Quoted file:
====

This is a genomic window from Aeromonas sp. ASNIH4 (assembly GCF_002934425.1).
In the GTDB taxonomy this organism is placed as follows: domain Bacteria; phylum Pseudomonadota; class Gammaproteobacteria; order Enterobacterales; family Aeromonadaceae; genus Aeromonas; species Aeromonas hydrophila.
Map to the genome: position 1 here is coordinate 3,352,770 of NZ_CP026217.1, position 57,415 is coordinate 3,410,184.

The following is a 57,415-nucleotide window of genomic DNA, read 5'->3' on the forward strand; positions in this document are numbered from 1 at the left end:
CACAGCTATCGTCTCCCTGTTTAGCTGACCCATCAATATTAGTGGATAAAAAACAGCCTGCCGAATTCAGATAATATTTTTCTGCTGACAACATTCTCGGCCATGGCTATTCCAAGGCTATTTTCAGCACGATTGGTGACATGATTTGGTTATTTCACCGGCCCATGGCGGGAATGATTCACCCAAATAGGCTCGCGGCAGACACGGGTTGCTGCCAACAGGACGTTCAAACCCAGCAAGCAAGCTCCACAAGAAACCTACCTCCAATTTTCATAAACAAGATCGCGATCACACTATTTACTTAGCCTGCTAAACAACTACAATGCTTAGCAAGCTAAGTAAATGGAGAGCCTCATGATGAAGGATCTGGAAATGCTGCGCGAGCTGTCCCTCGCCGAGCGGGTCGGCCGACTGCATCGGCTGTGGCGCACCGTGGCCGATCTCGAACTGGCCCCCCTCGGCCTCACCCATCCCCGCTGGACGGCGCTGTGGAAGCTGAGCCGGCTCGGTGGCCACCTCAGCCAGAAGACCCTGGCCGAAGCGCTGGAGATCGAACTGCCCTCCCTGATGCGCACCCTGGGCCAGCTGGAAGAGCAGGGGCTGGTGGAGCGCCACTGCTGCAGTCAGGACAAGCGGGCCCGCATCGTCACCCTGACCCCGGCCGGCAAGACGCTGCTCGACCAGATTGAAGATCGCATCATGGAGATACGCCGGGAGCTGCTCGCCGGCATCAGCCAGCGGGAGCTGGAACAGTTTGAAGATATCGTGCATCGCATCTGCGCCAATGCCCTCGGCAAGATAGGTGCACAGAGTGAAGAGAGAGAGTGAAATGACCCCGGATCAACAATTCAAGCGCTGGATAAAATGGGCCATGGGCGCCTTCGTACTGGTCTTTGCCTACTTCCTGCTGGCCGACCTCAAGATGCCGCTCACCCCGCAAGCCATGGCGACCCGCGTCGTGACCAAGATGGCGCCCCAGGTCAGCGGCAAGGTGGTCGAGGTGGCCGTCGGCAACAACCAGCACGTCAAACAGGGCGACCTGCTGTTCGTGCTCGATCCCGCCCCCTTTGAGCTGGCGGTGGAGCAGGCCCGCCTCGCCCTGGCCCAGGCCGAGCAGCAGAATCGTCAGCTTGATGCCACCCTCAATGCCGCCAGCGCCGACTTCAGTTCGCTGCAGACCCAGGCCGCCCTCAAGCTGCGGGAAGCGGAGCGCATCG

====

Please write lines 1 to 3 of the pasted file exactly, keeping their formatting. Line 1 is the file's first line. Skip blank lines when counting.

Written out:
This is a genomic window from Aeromonas sp. ASNIH4 (assembly GCF_002934425.1).
In the GTDB taxonomy this organism is placed as follows: domain Bacteria; phylum Pseudomonadota; class Gammaproteobacteria; order Enterobacterales; family Aeromonadaceae; genus Aeromonas; species Aeromonas hydrophila.
Map to the genome: position 1 here is coordinate 3,352,770 of NZ_CP026217.1, position 57,415 is coordinate 3,410,184.